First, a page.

The rise of the ‘rentvestor’

12th Jul 2016By: Margaret Lomas

There’s still talk of property being ‘unaffordable’, and frankly, it’s a debate I’ve been hearing since it also looked unaffordable back when I was in my twenties. I recall being pressured into buying as soon as I could, since it was not going to be long before no one could afford to buy their own home. That was 1980, and fast forward to today and the rate of home ownership has not really changed to the degree that was expected. Between then and now, housing has come into, and gone out of, affordability more times than I can count. And no doubt this will continue for years to come. Let’s also not forget that the question of affordability is highly subjective – Sydney may be largely unaffordable now (depending upon where you want to live) but Adelaide and Brisbane remain highly affordable in much of the city.

I speak with a lot of young people and they seem less worried about this apparent lack of affordability than those of us who are already way down the path of home ownership. This is not because they don’t want to buy a home of their own, although for many this is the case with careers, travel and lifestyle becoming more and more a priority (not necessarily in that order). Actually owning a home seems further down their list than it ever was for us.

However, there is an emerging new category of property buyers, affectionately known as ‘rentvestors. These are people who understand that getting on the property ladder does not necessarily mean buying an owner-occupied property. They are often people who want to live in areas which are within their price range but have other reasons for wishing to live there. And very often they are people who build large and substantial portfolios without ever needing to actually live in any of their properties. If you have considered becoming a rentvestor, here are a few considerations to make before taking the plunge;

  • Are you comfortable living in a property where you may have to move if the owner wants it back? While it is possible to obtain long leases, there is no surety in renting. At any time, the owner may sell to someone who no longer wishes to rent out the property, or they may want to move in themselves. Tenure cannot be assured when you are a renter.
  • Are you prepared for the fact that the landlord can, and most probably will, increase the rent for the next consecutive lease period, particularly if the area suddenly comes under increased demand? Under these circumstances, you may find yourself on the move before you are ready to do so.
  • Are you OK living in a property where you will be restricted as to what you can do with it? You may not be able to hang pictures or change the curtains, and needed renovations may not occur. Some landlords are often prepared for a tenant to carry out improvements at either a shared cost or their own cost, but often, it makes no sense to spend money on a property which you may not be able to stay in for the long term.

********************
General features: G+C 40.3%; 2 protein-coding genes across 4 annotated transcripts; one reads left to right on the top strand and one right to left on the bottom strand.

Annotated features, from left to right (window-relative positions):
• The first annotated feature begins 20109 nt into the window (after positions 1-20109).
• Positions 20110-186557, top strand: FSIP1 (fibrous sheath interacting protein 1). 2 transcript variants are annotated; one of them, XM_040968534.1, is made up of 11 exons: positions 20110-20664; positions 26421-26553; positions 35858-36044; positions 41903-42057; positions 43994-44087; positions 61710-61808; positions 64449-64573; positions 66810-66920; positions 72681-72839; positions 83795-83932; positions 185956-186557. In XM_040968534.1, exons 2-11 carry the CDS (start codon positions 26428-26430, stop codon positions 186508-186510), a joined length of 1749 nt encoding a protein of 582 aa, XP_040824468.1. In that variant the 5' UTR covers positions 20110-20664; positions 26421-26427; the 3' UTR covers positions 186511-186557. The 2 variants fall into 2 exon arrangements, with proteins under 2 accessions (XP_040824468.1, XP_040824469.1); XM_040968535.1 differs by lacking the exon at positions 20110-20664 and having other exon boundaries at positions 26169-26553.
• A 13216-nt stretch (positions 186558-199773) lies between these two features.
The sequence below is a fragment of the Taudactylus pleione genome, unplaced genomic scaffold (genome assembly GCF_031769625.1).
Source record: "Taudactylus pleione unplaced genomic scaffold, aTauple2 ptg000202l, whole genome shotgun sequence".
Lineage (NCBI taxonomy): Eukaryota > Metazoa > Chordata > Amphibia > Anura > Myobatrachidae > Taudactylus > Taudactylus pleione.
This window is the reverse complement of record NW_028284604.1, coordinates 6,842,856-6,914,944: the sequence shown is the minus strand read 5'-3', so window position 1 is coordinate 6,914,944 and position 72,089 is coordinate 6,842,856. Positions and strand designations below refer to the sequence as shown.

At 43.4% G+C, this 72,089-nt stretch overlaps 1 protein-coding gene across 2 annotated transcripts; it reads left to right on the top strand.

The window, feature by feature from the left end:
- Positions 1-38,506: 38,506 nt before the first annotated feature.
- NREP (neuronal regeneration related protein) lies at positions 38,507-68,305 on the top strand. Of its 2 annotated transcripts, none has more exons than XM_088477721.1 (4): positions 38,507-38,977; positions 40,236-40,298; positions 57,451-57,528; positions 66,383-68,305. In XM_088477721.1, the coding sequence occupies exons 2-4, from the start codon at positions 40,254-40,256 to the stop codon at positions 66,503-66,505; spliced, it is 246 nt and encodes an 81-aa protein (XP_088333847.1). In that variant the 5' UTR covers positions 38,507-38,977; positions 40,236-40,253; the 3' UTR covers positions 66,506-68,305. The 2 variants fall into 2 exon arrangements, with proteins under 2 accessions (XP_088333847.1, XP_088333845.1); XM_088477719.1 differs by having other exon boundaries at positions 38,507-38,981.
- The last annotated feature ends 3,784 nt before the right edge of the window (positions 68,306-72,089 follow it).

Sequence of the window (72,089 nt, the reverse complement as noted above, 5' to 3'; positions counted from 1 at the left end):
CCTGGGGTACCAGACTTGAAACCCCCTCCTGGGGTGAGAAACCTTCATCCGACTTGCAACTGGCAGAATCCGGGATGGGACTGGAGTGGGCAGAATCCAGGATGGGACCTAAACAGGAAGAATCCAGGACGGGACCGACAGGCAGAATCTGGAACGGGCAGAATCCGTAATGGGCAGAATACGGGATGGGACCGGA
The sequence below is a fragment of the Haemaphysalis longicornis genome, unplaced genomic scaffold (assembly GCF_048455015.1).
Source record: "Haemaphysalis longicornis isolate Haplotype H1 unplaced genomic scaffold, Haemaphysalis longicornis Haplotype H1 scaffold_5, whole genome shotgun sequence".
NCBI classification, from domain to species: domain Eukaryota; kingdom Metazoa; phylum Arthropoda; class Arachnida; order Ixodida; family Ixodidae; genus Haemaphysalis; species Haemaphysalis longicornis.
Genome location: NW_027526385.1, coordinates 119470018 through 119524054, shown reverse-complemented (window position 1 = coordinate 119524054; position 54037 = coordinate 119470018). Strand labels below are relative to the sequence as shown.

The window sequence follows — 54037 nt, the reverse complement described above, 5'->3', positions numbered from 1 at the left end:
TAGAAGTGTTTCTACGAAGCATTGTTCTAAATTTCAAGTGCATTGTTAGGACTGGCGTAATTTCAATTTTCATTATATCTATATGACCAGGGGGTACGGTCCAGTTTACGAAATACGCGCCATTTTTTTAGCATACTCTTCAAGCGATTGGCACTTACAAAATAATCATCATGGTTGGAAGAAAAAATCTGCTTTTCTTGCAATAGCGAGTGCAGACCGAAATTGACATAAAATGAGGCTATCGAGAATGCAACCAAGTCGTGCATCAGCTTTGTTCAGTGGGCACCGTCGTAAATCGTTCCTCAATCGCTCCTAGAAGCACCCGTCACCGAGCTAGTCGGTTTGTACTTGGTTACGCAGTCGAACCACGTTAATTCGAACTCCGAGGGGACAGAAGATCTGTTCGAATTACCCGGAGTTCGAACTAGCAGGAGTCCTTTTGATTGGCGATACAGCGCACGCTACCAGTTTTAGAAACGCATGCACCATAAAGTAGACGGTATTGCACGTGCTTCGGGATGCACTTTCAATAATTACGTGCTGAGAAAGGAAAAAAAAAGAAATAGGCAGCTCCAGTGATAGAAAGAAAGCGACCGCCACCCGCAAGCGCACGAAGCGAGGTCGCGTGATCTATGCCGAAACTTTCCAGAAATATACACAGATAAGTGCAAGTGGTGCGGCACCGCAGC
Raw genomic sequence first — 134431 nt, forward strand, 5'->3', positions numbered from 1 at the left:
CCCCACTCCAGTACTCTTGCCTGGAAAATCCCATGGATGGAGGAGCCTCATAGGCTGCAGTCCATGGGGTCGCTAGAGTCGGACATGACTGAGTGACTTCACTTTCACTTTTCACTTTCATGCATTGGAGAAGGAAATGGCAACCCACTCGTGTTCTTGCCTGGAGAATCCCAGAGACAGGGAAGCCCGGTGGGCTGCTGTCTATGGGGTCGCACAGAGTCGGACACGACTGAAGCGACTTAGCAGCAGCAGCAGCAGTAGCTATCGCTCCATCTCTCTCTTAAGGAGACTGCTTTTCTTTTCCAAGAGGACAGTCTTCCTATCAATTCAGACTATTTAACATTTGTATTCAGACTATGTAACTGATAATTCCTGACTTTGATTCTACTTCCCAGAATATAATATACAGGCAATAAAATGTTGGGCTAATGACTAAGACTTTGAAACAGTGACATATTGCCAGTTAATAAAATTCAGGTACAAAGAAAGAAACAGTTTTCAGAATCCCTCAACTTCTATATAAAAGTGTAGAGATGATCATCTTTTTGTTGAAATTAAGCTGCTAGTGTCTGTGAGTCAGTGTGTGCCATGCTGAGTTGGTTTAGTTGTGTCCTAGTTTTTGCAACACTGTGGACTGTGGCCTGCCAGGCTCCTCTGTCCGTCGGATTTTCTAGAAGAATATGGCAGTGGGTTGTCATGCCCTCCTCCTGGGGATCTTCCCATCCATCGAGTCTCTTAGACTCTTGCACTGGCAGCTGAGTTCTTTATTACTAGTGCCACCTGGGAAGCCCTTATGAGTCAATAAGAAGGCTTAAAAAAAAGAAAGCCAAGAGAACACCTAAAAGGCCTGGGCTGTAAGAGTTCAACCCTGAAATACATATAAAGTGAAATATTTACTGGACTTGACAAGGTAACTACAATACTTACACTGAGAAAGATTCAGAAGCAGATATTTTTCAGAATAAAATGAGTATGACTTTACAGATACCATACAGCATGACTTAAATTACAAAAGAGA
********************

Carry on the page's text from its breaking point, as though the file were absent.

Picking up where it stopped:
• When it comes to where you need to live, is it cheaper to rent, or to pay a mortgage? Establishing if you need to live in an area includes how far the commute to work will be (and how much it will cost), where your social networks live, schools for your children and other lifestyle needs. In some areas rental yields are very low in relation to purchase prices, sometimes lower than 3%, and this would mean it is cheaper to rent. In others, rental yields can be 5 and 6% and in these cases it may be more beneficial to purchase.
  • Are you committed to still building an investment portfolio of your own, be it through property or through other forms of investment? Simply renting because you don’t want to save the deposit or commit to an investment plan isn’t the same as committing to being a rentvestor. Rentvestors have firm and committed plans and end up with a solid net worth. Renting long-term without putting in place a plan for the future often results in reaching retirement age ill- prepared to be self-supported.

Bear in mind that an owner-occupied home is capital gains tax free and owning an investment property is not. If you want to buy in an area that has not had substantial growth yet (usually affordable areas where the population is growing and infrastructure projects are in abundance) you may well buy a property which grows really well and you won’t have to pay CGT on that gain.

Alternatively, the area that you wish to live in may already have its greatest period of growth behind it (usually those well-established areas with high prices and low rental yields) and so that capital gains tax exemption doesn’t have such a big upside or value to you.

If you would like to start a property portfolio with properties that you don’t live in, you can still preserve the first home owner grant for a future time. The rules around that grant are simply that you don’t own and occupy a property – you can own as many investment properties as you like and still keep the grant for some time in the future. Building a portfolio of properties in this way, as long as you also put in place a savings plan alongside this strategy, can be a great way to boost your savings toward a deposit – you can have a tenant in place paying your mortgage while you save toward a future own home. After a few years, you will have not only your own savings, but also any growth in the property, which can then be used toward any home of your own you might like to buy.